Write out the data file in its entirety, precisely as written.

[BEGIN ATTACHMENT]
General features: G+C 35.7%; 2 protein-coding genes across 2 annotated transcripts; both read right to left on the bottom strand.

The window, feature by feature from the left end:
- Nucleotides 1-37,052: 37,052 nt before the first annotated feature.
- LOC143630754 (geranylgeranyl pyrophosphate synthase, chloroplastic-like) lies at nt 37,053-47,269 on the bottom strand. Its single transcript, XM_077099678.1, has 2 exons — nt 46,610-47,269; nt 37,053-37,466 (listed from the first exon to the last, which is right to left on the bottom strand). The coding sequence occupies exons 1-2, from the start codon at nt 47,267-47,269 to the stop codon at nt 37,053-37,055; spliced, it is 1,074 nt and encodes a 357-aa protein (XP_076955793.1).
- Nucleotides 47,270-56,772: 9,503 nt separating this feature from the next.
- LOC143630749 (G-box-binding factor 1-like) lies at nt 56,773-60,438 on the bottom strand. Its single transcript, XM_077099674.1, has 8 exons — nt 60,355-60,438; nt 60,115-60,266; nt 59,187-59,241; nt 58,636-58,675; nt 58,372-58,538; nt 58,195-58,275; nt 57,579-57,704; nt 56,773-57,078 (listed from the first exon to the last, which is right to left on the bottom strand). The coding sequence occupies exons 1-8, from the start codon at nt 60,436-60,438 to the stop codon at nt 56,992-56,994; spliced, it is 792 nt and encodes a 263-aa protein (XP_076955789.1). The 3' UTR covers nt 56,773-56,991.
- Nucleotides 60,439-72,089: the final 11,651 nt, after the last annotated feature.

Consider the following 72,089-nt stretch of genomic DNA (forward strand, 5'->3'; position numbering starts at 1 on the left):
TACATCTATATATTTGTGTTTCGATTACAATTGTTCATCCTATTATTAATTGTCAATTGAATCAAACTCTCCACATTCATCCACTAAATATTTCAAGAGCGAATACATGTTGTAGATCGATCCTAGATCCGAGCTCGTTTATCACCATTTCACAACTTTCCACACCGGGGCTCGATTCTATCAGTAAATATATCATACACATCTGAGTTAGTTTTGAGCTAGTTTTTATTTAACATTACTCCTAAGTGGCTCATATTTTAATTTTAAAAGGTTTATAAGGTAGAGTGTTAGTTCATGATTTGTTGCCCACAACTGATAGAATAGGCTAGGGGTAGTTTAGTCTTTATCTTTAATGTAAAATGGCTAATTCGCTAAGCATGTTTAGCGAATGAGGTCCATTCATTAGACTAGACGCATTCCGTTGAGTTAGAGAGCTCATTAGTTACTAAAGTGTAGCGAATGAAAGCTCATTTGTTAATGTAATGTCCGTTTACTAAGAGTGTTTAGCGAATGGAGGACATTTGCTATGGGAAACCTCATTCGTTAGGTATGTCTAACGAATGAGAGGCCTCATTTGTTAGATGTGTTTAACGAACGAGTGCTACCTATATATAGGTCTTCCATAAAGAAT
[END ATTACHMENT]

General features: G+C 35.7%; 2 protein-coding genes across 2 annotated transcripts; both read right to left on the bottom strand.

The window, feature by feature from the left end:
- Nucleotides 1-37,052: 37,052 nt before the first annotated feature.
- LOC143630754 (geranylgeranyl pyrophosphate synthase, chloroplastic-like) lies at nt 37,053-47,269 on the bottom strand. Its single transcript, XM_077099678.1, has 2 exons — nt 46,610-47,269; nt 37,053-37,466 (listed from the first exon to the last, which is right to left on the bottom strand). The coding sequence occupies exons 1-2, from the start codon at nt 47,267-47,269 to the stop codon at nt 37,053-37,055; spliced, it is 1,074 nt and encodes a 357-aa protein (XP_076955793.1).
- Nucleotides 47,270-56,772: 9,503 nt separating this feature from the next.
- LOC143630749 (G-box-binding factor 1-like) lies at nt 56,773-60,438 on the bottom strand. Its single transcript, XM_077099674.1, has 8 exons — nt 60,355-60,438; nt 60,115-60,266; nt 59,187-59,241; nt 58,636-58,675; nt 58,372-58,538; nt 58,195-58,275; nt 57,579-57,704; nt 56,773-57,078 (listed from the first exon to the last, which is right to left on the bottom strand). The coding sequence occupies exons 1-8, from the start codon at nt 60,436-60,438 to the stop codon at nt 56,992-56,994; spliced, it is 792 nt and encodes a 263-aa protein (XP_076955789.1). The 3' UTR covers nt 56,773-56,991.
- Nucleotides 60,439-72,089: the final 11,651 nt, after the last annotated feature.

Consider the following 72,089-nt stretch of genomic DNA (forward strand, 5'->3'; position numbering starts at 1 on the left):
TACATCTATATATTTGTGTTTCGATTACAATTGTTCATCCTATTATTAATTGTCAATTGAATCAAACTCTCCACATTCATCCACTAAATATTTCAAGAGCGAATACATGTTGTAGATCGATCCTAGATCCGAGCTCGTTTATCACCATTTCACAACTTTCCACACCGGGGCTCGATTCTATCAGTAAATATATCATACACATCTGAGTTAGTTTTGAGCTAGTTTTTATTTAACATTACTCCTAAGTGGCTCATATTTTAATTTTAAAAGGTTTATAAGGTAGAGTGTTAGTTCATGATTTGTTGCCCACAACTGATAGAATAGGCTAGGGGTAGTTTAGTCTTTATCTTTAATGTAAAATGGCTAATTCGCTAAGCATGTTTAGCGAATGAGGTCCATTCATTAGACTAGACGCATTCCGTTGAGTTAGAGAGCTCATTAGTTACTAAAGTGTAGCGAATGAAAGCTCATTTGTTAATGTAATGTCCGTTTACTAAGAGTGTTTAGCGAATGGAGGACATTTGCTATGGGAAACCTCATTCGTTAGGTATGTCTAACGAATGAGAGGCCTCATTTGTTAGATGTGTTTAACGAACGAGTGCTACCTATATATAGGTCTTCCATAAAGAAT